Speech as Exchange

Action is fundamentally a type of exchange. Every time we act, we choose between the action we ultimately decide to pursue and the infinite number of actions we did not. We exchange one possible state of affairs for another:

Action is an attempt to substitute a more satisfactory state of affairs for a less satisfactory one. We call such a willfully induced alteration an exchange. That which is abandoned is called the price paid for the attainment of the end sought. The value of the price paid is called costs. Costs are equal to the value attached to the satisfaction which one must forego in order to attain the end aimed at. (von Mises 1998:97)

Rephrasing slightly, every action comes at a cost, i.e. all those actions we chose not to pursue. In praxeology and economics, this is frequently called the opportunity cost of an action, and refers to the value of the next-best alternative to the actor. (It is also the motivation behind the infamous quip among economists that there is no such thing as a free lunch, since the opportunity cost of attending that free lunch is the various other activities you could have been doing.)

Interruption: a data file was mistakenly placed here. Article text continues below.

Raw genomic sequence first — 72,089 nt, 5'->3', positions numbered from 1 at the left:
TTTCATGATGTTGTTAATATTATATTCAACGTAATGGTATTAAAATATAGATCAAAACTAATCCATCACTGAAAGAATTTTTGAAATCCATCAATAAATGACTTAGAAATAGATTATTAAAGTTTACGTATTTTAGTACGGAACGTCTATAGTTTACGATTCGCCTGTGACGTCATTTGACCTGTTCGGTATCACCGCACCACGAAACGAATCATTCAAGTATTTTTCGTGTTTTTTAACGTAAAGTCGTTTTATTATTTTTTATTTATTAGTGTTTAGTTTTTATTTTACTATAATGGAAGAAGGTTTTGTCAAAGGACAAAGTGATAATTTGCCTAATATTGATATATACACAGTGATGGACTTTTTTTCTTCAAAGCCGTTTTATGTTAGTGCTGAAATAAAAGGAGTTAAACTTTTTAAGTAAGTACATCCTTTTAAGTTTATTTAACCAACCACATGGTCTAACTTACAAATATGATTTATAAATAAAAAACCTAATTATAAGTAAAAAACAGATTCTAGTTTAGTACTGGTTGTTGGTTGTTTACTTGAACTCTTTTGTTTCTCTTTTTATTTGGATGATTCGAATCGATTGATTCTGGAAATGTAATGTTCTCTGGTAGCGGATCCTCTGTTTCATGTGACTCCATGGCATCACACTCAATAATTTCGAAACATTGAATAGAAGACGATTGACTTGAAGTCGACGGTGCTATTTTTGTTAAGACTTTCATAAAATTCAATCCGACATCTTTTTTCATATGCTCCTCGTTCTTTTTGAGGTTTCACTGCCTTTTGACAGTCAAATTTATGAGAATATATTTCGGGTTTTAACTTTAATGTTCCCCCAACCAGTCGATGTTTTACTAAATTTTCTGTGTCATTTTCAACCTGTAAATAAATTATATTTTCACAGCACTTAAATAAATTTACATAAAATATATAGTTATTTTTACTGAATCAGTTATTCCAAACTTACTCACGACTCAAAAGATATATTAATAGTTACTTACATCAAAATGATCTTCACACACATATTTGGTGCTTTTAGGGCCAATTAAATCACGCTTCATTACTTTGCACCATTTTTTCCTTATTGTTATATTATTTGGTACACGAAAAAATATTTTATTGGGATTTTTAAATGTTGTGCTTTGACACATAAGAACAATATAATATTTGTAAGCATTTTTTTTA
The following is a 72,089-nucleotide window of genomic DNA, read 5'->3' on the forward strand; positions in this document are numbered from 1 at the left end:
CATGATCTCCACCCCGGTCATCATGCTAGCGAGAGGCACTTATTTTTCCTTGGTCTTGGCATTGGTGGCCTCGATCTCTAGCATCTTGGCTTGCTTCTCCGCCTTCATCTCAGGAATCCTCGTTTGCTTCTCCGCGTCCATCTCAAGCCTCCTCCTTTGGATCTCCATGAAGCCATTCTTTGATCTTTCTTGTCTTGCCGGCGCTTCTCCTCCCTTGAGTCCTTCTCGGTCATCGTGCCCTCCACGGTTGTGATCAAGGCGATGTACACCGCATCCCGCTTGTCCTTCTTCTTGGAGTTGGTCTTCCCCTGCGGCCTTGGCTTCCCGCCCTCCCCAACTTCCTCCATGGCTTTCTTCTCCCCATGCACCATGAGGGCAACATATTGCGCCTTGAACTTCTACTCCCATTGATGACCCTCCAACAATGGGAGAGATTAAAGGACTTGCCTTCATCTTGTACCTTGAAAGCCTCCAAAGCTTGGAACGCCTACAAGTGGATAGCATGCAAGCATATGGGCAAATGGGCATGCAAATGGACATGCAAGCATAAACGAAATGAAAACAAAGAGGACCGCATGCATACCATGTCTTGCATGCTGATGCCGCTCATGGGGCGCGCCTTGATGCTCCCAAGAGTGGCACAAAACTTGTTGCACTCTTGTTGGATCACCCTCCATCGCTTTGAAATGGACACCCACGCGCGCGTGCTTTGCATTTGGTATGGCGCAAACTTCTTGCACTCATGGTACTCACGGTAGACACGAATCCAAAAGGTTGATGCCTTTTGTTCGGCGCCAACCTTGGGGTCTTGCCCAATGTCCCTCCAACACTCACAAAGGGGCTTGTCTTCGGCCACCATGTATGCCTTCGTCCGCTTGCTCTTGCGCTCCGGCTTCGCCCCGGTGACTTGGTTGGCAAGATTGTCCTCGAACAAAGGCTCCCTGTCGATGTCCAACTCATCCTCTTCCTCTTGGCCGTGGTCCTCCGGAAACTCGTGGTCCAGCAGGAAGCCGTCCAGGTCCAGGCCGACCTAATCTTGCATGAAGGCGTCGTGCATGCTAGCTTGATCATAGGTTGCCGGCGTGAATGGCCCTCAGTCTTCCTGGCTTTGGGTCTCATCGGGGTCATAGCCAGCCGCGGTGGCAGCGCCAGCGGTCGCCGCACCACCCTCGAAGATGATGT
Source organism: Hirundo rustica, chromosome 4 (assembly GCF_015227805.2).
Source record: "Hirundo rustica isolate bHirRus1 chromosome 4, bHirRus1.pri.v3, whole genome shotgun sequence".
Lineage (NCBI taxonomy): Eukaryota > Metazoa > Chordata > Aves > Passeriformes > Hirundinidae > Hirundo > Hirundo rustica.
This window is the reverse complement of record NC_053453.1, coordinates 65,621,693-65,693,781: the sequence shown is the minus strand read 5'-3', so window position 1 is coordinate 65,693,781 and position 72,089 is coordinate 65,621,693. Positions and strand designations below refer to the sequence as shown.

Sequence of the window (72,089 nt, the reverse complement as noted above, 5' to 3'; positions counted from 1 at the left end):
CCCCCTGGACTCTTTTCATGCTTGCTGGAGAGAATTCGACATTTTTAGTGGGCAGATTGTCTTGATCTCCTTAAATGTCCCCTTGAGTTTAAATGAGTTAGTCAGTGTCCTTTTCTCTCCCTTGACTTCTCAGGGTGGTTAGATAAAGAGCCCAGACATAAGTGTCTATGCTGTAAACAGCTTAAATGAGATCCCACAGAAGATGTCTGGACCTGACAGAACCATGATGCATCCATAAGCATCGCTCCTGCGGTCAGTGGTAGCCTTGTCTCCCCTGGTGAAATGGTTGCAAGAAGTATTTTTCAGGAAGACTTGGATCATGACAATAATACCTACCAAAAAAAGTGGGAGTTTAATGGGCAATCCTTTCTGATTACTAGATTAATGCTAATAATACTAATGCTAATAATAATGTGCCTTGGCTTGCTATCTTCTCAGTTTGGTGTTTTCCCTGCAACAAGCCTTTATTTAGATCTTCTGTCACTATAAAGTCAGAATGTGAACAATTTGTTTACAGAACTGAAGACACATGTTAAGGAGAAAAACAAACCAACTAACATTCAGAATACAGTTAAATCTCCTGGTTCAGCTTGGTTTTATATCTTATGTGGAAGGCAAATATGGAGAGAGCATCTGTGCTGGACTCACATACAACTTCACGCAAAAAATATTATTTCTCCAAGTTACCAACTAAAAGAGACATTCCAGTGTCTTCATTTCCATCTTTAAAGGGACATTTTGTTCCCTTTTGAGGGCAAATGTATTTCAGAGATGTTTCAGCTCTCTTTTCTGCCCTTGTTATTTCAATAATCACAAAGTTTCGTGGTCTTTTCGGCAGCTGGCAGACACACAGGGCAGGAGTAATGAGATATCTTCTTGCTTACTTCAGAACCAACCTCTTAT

In speech, the opportunity cost of what is said is everything that is not said. The reason some things are left unsaid relates in part to economy. Doyle (1951:382) points out in a tongue-in-cheek yet insightful way that “[w]hat can be understood without being said is usually, in the interest of economy, not said.” This simple praxeological point is a central pillar in the field of pragmatics. For instance, the need for speakers to choose among available alternatives motivates what are known as scalar implicatures, wherein by choosing to describe something in terms of one value on a scale, the speaker implicates that all the stronger alternative values on the scale do not hold (Horn 1972). For instance, the utterance I’m pretty sure that’s part of it [7] implicates that the speaker is not very sure or absolutely sure. The alternative stronger values are the opportunity cost of the value that was actually said. The speaker intentionally foregoes the opportunity to use those values on the scale, a choice which is salient to the listener in interpreting the speaker’s intended meaning.